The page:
Yet this only tells part of the story. He is also just one of 22 people from Fred Rimell to Harry Skelton to have become champion jump jockey since the Second World War.
Only seven – including the legendary Stack – have a National to their name, a recurring theme in racing writer Neil Clark’s captivating new book Champion Jump Horse Racing Jockeys from 1945 to Present Day.
Clark’s earliest racing memory is of Red Rum’s first National win in 1973 when the little warrior, ridden by Brian Fletcher, came from a different parish to overhaul the leg-weary Crisp in the shadow of the Aintree winning post.
He became captivated by Red Rum, trained on a beach by second-hand car salesman Ginger McCain, and the other great horses of the 1970s. “They were there every other weekend on our TV sets,” says Clark. “I’m 55 so my earliest memories were Red Rum winning in 1973 – and then for a third time in 1977 under Tommy Stack.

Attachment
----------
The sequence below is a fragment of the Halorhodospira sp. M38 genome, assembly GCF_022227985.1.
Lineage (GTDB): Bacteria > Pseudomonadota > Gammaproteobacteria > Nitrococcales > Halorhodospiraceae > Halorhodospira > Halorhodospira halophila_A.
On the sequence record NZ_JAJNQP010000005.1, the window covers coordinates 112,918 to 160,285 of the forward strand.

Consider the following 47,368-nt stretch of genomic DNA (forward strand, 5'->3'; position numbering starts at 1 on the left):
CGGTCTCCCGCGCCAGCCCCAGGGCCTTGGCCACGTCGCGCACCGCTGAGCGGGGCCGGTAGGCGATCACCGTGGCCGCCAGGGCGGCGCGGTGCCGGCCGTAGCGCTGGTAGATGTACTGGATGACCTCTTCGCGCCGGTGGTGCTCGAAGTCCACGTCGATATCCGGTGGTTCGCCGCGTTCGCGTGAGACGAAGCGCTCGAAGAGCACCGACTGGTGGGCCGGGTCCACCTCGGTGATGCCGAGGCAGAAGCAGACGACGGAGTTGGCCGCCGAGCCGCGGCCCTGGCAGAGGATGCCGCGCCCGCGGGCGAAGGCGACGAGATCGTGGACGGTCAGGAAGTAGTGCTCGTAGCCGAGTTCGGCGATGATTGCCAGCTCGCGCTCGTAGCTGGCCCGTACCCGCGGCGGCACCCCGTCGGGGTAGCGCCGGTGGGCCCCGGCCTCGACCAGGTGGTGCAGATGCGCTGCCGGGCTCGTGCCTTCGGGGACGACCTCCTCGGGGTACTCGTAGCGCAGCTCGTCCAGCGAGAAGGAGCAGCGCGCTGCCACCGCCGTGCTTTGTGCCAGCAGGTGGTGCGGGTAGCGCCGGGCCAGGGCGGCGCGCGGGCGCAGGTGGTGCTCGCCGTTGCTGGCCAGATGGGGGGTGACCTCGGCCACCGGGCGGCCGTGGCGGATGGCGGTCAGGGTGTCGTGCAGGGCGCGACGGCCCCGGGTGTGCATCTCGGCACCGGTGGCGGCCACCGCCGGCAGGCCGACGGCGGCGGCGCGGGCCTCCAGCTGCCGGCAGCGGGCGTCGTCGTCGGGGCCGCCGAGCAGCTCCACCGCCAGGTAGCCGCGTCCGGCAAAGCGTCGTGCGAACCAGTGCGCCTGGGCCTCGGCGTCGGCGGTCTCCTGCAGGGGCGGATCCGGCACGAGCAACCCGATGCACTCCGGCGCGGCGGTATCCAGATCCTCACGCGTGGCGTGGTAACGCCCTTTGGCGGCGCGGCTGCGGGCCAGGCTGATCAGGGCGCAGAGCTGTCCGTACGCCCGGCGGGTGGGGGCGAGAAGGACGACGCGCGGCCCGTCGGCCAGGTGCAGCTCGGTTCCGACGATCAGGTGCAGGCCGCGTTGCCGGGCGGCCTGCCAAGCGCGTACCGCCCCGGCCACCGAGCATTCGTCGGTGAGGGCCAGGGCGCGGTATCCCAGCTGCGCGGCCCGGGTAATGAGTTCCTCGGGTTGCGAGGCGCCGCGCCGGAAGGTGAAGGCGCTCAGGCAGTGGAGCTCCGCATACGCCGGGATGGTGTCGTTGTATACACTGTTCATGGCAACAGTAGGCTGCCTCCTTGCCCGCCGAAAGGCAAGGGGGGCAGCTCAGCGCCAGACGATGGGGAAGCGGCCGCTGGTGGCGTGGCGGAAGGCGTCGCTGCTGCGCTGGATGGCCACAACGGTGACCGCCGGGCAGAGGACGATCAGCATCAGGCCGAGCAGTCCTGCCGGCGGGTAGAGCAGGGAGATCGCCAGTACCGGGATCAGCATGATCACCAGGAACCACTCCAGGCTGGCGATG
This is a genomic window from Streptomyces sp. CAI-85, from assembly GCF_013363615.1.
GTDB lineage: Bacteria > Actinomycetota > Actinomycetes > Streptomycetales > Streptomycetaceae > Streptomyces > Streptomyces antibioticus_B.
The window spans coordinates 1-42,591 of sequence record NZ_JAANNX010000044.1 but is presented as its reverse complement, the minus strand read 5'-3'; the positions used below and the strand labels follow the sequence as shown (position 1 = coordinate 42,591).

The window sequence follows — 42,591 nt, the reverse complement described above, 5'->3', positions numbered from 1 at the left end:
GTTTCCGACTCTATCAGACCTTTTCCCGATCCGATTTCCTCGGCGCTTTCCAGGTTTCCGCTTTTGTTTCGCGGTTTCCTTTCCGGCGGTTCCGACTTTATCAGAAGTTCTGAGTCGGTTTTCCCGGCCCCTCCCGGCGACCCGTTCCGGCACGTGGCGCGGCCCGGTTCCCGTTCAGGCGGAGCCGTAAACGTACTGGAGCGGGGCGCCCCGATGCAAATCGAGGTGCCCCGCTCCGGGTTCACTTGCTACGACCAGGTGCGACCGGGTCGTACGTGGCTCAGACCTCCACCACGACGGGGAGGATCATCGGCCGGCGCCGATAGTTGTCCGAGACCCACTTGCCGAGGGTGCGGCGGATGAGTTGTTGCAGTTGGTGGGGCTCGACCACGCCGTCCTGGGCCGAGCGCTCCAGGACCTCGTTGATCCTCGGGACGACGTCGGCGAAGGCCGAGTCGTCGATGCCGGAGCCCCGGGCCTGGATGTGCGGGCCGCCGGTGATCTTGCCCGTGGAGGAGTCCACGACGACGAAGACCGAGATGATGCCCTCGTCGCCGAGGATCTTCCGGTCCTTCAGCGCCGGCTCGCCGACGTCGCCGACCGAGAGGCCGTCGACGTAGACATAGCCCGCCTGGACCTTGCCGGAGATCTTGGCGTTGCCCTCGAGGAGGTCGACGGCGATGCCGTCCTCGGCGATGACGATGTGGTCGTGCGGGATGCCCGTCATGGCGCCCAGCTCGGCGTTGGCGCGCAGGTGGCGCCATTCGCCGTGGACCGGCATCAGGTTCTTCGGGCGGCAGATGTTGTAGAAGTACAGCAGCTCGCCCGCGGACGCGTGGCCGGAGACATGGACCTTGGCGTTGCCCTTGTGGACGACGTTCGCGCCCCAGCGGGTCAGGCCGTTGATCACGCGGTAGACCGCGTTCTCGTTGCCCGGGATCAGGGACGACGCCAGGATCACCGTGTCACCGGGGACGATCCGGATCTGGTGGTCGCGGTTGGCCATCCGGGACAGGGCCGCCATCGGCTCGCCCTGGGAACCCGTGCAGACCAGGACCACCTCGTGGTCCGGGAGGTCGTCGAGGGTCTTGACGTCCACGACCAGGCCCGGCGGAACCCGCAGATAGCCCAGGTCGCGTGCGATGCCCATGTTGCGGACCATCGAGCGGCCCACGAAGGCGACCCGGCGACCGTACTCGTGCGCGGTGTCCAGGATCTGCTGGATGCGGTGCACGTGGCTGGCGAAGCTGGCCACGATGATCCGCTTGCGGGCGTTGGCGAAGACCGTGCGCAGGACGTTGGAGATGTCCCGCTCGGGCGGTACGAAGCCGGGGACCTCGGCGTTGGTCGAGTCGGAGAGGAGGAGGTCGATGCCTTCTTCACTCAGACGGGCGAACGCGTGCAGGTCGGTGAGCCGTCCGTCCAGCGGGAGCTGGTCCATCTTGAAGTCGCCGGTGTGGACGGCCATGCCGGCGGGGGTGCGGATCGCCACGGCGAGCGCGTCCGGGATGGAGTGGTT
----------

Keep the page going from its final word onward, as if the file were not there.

“Great horses like Peter Easterby’s Sea Pigeon and Night Nurse were particular favourites. The whole sport has changed now – horses run two or three times a year and it is all geared towards the Cheltenham Festival in March. Yet the National Hunt title is decided over 12 months. And becoming champion jump jockey remains just about the toughest challenge in sport.”
This last sentiment recognises the great risks faced by all riders – the next obstacle could be their last and this was tragically the case with Lorna Clarke in April. It is also indicative of the longevity of Sir AP McCoy to win 20 consecutive titles and for Richard Johnson, his 16-times runner-up, to then land four championships of his own.
But Clark believes it is appropriate to celebrate every champion – and he will be at Wetherby on Charlie Hall Chase day this Saturday to sign copies of his superbly-produced volume.